So it’s party time. Preston is out of money and everyone wants to meet Macintosh. The party planner wants to be paid thousands of dollars during the party, which is her own fault for being a terrible planner. Despite there being thousands of people at this event (Where did they come from and how did they get invited) Preston realizes that nobody there is his real friend, and goes up to the big Macintosh desk to stare at his limited funds. This may be the only part of the movie that I think teaches a valuable lesson: Preston sadly looks over what he spent a million dollars on so quickly, a mistake that is so reminiscent of our first jobs out of high school and college, and how buying all this fancy stuff leads you to not be able to put food on the table for yourself.
Preston’s Dad wanders in to talk with Macintosh, who is obviously Preston hiding in a chair, and asks Macintosh to let Preston come home early for his birthday. This is another touching moment in the film where Preston realizes that his Dad cares about him more than literally any of these other weird people at the party. Preston tries to catch up to his father, but is instead accosted by psycho party planner lady. When Preston can’t pay up, she literally just cancels the party and kicks everyone out (This would never happen in the event planning world, but we’re just going to leave that one).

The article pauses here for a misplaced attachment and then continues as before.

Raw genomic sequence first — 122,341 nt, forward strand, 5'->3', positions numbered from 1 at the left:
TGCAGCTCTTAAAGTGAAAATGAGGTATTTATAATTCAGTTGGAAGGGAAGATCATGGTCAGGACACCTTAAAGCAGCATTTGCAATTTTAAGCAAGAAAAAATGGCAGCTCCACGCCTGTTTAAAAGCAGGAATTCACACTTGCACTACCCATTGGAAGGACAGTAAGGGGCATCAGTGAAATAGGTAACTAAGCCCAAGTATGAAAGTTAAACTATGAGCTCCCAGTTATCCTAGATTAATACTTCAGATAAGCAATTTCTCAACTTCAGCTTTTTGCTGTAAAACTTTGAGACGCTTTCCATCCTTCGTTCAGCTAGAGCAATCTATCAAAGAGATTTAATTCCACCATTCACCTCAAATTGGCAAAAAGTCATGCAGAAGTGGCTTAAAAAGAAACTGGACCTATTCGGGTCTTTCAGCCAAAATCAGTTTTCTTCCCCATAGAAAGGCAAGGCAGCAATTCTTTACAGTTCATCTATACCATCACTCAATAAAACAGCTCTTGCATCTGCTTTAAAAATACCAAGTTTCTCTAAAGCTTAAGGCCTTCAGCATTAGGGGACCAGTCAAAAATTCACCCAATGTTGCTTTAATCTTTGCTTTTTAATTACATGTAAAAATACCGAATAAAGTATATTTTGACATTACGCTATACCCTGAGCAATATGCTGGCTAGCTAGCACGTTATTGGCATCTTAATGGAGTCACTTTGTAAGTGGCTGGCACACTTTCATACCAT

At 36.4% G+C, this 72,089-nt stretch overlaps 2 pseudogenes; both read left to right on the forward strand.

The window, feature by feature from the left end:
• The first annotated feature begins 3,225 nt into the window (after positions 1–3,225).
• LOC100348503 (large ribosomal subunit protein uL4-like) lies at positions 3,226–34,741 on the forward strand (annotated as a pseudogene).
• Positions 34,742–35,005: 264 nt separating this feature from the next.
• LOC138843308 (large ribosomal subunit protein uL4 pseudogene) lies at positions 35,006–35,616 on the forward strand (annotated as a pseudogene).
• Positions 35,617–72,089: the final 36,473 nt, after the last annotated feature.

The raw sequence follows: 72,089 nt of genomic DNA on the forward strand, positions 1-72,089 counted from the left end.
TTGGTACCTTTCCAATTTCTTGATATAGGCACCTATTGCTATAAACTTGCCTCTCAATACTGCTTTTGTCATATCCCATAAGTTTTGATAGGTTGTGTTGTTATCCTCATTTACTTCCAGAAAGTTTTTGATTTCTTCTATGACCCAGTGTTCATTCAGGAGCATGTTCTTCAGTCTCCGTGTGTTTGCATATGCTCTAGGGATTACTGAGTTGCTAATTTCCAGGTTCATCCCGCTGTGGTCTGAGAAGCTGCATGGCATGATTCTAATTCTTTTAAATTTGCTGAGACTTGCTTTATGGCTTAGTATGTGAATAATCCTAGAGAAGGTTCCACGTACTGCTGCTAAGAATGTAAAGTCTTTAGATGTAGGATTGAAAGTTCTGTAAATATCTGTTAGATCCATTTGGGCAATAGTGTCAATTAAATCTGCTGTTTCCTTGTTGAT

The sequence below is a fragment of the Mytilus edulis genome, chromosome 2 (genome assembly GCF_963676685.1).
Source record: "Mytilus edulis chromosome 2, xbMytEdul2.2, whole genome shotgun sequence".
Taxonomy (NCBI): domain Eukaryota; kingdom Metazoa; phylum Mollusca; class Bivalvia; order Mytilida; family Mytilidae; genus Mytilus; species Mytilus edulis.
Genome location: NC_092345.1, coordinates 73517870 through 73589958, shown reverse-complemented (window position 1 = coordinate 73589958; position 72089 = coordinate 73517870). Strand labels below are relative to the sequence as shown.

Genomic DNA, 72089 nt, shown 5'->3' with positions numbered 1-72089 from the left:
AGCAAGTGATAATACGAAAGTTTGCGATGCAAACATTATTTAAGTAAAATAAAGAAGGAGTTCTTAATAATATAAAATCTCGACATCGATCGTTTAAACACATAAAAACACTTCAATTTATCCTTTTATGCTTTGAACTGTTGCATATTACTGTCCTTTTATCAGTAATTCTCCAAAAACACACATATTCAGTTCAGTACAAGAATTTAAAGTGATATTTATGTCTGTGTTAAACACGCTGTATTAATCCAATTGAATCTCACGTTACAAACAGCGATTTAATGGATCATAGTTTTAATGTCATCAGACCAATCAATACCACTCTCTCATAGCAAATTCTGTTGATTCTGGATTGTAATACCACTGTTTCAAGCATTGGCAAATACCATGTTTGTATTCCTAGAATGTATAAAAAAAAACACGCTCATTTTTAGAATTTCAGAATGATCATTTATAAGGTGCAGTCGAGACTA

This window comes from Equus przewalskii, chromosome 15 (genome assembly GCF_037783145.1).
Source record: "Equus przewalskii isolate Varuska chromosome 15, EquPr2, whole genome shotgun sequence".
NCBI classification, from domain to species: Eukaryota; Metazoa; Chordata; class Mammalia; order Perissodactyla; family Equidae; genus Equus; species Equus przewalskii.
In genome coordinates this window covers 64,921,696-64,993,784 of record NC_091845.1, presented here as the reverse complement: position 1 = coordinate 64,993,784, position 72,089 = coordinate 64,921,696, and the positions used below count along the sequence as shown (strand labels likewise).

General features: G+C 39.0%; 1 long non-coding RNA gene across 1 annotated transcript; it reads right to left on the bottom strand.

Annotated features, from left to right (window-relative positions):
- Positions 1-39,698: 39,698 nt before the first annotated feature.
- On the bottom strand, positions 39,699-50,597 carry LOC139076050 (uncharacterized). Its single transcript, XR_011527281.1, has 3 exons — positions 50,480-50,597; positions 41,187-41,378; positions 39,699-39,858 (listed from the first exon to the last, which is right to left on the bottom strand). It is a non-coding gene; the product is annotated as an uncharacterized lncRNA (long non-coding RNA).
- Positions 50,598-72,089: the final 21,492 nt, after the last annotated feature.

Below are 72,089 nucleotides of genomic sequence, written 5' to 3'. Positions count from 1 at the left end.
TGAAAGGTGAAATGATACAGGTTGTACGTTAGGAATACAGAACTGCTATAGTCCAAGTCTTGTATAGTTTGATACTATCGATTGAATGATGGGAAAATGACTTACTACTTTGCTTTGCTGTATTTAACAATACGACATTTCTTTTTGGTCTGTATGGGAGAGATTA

Alone in the house, there is a knock at the door and it turns out to be: Quigley and his goons! It was very polite of him to knock first. The interesting part here is that you think Preston is going to be in danger, but really Quigley is asking very nicely where his money is, and Preston is like “Whoopsie, I spent it!” Quigley doesn’t even get that mad considering a child spent a million dollars because he’s willing to settle with taking on the persona of Macintosh to hide his true identity. During that insane conversation, Preston makes a break for it and we’re treated to a Home Alone montage of him beating the bad guys utilizing all of the fancy things he bought for himself. In the last moment where Quigley rises from his grave in the pool like Swamp Thing, Shay and a bunch of other FBI agents storm the scene and save Preston from… Well, whatever is happening here.